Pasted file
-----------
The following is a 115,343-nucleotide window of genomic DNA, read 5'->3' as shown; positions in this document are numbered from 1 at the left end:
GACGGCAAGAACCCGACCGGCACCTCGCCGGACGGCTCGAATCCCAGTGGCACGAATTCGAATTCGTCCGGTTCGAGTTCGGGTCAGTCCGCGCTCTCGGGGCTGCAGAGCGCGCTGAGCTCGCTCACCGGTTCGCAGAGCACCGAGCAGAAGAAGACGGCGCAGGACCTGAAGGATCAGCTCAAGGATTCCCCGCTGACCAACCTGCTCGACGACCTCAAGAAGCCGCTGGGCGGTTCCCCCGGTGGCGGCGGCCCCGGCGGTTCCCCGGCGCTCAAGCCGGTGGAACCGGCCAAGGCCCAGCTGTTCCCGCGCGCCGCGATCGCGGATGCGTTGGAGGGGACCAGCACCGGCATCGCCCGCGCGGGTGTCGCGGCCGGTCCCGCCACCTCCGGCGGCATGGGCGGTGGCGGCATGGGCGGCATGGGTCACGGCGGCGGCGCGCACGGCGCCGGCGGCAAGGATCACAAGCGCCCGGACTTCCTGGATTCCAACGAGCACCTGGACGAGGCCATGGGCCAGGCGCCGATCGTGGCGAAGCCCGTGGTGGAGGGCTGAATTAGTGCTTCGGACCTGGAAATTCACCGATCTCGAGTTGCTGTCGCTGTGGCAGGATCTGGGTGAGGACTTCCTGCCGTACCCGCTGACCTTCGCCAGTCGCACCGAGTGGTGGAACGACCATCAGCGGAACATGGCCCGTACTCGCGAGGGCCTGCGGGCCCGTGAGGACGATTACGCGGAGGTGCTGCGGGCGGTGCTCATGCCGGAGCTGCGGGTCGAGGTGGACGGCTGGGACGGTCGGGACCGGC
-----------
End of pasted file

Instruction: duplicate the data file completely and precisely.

The following is a 115,343-nucleotide window of genomic DNA, read 5'->3' as shown; positions in this document are numbered from 1 at the left end:
GACGGCAAGAACCCGACCGGCACCTCGCCGGACGGCTCGAATCCCAGTGGCACGAATTCGAATTCGTCCGGTTCGAGTTCGGGTCAGTCCGCGCTCTCGGGGCTGCAGAGCGCGCTGAGCTCGCTCACCGGTTCGCAGAGCACCGAGCAGAAGAAGACGGCGCAGGACCTGAAGGATCAGCTCAAGGATTCCCCGCTGACCAACCTGCTCGACGACCTCAAGAAGCCGCTGGGCGGTTCCCCCGGTGGCGGCGGCCCCGGCGGTTCCCCGGCGCTCAAGCCGGTGGAACCGGCCAAGGCCCAGCTGTTCCCGCGCGCCGCGATCGCGGATGCGTTGGAGGGGACCAGCACCGGCATCGCCCGCGCGGGTGTCGCGGCCGGTCCCGCCACCTCCGGCGGCATGGGCGGTGGCGGCATGGGCGGCATGGGTCACGGCGGCGGCGCGCACGGCGCCGGCGGCAAGGATCACAAGCGCCCGGACTTCCTGGATTCCAACGAGCACCTGGACGAGGCCATGGGCCAGGCGCCGATCGTGGCGAAGCCCGTGGTGGAGGGCTGAATTAGTGCTTCGGACCTGGAAATTCACCGATCTCGAGTTGCTGTCGCTGTGGCAGGATCTGGGTGAGGACTTCCTGCCGTACCCGCTGACCTTCGCCAGTCGCACCGAGTGGTGGAACGACCATCAGCGGAACATGGCCCGTACTCGCGAGGGCCTGCGGGCCCGTGAGGACGATTACGCGGAGGTGCTGCGGGCGGTGCTCATGCCGGAGCTGCGGGTCGAGGTGGACGGCTGGGACGGTCGGGACCGGC